I downloaded the petition and saw, to my dismay, that a church I attended on weekends while visiting my family during college had 5 signatories on the list. Tonight I finally decided to do something about that. So I located the email addresses of 4 of them (the fifth eluded me) and I typed up the following email in an effort to let them know that their signatures as church staff has consequences for those in their congregation. It read:
Dear (staff member),
I'm (Topher), a graduate student currently at the University of Illinois. I'm originally from the Iowa City area, where I often visit my dad and mom and sisters. I spent many Sunday mornings at (church name) during weekends at home during my undergraduate at Iowa State University, and my family has often visited as well.
I was dismayed to learn, however, that recently you were a signatory of the "petition to the Iowa legislature from Iowa clergy and church leaders" that advises legislators to establish the legal definition of civil marriage as between a man and a woman. I and other gay persons I know from college have directly benefited from the ability to have same-sex marriage in the state of Iowa. This includes the entitlement to medical information in an emergency, sharing health insurance through their employers, and a stable legally-binding relationship to support their adopted children. But most of all, these people are Christians who are now legally permitted a relationship already sanctioned by their churches.
I hope that you, having stated your opposition to the Court's position have undertaken your civic duty to understand why the court reached its conclusion. If you have not read any of the Court's opinion, I have attached a summary released by the Court last spring. In particular, I would ask that you read the section "Religious opposition to same-sex marriage" in the document, which reads:
Recognizing the sincere religious belief held by some that the “sanctity of marriage” would be undermined by the inclusion of gay and lesbian couples, the court nevertheless noted that such views are not the only religious views of marriage. Other, equally sincere groups have espoused strong religious views yielding the opposite conclusion. These contrasting opinions, the court finds, explain the absence of any religious-based rationale to test the constitutionality of Iowa’s same-sex marriage statute. “Our constitution does not permit any branch of government to resolve these types of religious debates and entrusts to courts the task of ensuring government avoids them . . . . The statute at issue in this case does not prescribe a definition of marriage for religious institutions. Instead, the statute, declares, ‘Marriage is a civil contract’ and then regulates that civil contract . . . . Thus, in pursuing our task in this case, we proceed as civil judges, far removed from the theological debate of religious clerics, and focus only on the concept of civil marriage and the state licensing system that identifies a limited class of persons entitled to secular rights and benefits associated with marriage.”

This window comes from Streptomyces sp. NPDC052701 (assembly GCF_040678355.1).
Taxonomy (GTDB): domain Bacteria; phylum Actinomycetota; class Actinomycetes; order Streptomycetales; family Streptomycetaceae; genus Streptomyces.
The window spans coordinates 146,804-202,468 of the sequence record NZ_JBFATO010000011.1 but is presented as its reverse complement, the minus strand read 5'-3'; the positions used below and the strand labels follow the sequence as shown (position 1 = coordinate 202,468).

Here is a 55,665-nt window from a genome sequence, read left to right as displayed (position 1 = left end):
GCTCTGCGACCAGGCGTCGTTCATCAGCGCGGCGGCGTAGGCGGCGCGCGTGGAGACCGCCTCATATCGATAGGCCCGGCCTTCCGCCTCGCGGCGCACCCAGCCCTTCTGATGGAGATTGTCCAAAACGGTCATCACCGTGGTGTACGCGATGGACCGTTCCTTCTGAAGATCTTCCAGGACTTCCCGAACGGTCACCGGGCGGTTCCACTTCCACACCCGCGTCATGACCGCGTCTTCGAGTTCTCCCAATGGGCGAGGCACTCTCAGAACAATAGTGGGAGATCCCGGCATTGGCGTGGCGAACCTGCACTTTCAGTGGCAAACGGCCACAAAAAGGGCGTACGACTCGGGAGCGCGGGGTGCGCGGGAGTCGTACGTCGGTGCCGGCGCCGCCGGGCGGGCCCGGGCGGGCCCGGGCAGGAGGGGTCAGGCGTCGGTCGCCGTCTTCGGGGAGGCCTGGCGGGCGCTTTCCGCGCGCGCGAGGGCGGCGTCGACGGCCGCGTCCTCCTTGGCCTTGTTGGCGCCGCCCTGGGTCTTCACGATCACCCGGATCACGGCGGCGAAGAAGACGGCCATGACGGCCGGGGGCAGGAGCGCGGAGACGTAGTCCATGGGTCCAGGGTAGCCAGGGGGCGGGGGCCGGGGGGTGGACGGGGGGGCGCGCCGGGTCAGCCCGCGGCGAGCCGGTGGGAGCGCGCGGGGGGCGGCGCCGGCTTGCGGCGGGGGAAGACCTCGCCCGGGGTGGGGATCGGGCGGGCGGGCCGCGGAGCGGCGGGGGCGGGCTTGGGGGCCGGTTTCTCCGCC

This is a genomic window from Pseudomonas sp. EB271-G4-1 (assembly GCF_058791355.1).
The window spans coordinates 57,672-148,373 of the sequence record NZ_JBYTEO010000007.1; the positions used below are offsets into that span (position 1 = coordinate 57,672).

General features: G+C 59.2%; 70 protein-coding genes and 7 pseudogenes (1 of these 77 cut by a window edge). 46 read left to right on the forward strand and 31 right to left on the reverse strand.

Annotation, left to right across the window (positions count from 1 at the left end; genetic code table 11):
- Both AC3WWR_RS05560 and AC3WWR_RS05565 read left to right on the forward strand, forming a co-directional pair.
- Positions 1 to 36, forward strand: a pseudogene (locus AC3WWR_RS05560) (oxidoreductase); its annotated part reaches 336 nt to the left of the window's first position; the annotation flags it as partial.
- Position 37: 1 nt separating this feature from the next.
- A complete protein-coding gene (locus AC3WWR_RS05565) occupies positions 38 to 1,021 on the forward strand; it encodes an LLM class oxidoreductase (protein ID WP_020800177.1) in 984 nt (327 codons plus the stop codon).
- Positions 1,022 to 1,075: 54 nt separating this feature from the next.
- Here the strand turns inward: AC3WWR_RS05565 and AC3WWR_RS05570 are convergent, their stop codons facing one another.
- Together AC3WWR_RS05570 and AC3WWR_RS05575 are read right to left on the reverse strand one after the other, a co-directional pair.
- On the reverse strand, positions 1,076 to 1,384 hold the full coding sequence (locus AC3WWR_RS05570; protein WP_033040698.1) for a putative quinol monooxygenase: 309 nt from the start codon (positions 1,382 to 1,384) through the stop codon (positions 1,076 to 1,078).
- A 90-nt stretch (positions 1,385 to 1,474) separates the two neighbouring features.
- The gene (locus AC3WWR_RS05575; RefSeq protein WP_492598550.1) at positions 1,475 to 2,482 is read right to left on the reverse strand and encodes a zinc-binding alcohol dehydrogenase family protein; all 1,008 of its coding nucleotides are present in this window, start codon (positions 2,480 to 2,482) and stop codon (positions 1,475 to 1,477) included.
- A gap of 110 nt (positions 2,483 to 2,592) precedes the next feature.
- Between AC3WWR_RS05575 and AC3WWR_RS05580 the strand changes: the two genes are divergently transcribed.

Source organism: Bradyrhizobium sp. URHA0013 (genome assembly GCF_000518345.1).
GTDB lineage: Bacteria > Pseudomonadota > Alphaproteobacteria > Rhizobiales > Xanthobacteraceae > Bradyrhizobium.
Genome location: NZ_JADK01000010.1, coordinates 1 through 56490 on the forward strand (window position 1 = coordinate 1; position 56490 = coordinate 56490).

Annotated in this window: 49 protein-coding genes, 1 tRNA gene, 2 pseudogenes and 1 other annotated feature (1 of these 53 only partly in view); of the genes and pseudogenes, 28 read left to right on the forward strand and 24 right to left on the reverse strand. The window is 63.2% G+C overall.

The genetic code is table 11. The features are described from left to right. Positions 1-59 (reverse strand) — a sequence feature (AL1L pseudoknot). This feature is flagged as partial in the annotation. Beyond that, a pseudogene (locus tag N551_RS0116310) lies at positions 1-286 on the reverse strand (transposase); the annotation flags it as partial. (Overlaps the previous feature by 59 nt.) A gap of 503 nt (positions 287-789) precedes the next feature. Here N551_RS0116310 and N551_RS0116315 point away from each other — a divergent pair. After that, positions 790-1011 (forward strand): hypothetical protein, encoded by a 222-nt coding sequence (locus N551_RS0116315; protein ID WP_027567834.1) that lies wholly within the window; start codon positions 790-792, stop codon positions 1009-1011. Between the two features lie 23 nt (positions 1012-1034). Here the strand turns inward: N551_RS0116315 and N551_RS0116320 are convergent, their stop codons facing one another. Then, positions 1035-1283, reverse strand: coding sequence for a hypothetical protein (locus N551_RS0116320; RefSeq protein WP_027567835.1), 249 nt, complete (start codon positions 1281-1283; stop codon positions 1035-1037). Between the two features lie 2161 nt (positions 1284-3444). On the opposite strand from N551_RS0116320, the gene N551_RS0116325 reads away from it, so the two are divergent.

In the future, I hope that you would strongly reconsider attaching the name of (church name) and your staff position behind your individual petition signature. For while it may momentarily seem to increase the strength of your signature, it also demonstrates that because of political beliefs, rather than theological beliefs, that I, my parents, and my sisters are not welcome in your congregation.
Thank you for your time.
I will let you know if and when I hear back from any of them.